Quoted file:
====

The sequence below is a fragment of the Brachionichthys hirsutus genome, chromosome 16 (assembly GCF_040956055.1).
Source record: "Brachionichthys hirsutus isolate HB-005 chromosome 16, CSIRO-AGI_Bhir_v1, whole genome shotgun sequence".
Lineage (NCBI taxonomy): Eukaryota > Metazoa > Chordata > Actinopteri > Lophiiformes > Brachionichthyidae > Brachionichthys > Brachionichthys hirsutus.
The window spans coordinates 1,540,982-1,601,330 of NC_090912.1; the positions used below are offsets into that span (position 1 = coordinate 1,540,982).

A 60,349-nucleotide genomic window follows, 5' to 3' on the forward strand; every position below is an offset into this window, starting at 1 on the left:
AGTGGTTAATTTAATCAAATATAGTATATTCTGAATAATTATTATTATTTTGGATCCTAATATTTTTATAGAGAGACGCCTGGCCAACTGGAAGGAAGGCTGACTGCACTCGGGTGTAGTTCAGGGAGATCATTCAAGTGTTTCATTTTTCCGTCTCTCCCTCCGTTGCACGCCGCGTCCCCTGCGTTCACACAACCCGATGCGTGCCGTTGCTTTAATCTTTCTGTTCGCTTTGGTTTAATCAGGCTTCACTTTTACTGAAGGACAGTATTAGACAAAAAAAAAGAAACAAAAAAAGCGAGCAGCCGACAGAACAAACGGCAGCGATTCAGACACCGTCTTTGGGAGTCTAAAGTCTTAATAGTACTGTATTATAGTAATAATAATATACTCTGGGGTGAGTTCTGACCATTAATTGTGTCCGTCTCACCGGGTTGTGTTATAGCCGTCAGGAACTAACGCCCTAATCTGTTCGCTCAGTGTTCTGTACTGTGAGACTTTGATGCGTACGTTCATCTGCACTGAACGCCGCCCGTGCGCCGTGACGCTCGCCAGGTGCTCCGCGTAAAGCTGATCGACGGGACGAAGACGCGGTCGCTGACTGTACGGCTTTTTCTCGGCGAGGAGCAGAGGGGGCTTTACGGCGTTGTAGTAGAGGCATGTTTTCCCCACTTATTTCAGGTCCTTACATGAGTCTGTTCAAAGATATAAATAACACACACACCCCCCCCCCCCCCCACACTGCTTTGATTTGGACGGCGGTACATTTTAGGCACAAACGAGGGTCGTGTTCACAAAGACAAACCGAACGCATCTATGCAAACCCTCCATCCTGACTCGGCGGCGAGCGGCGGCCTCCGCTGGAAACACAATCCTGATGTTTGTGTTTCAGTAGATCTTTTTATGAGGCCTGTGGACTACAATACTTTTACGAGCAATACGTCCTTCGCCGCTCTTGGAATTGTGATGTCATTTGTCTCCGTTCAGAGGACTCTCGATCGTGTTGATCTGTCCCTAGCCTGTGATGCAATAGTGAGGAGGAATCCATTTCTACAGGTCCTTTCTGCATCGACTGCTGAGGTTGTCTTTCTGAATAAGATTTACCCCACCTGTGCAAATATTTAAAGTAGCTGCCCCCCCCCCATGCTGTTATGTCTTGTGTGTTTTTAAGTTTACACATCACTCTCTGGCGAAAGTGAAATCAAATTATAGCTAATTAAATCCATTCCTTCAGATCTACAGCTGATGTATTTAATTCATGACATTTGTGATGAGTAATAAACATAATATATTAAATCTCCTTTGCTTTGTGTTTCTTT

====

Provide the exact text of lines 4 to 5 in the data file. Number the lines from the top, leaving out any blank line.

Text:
The window spans coordinates 1,540,982-1,601,330 of NC_090912.1; the positions used below are offsets into that span (position 1 = coordinate 1,540,982).

A 60,349-nucleotide genomic window follows, 5' to 3' on the forward strand; every position below is an offset into this window, starting at 1 on the left: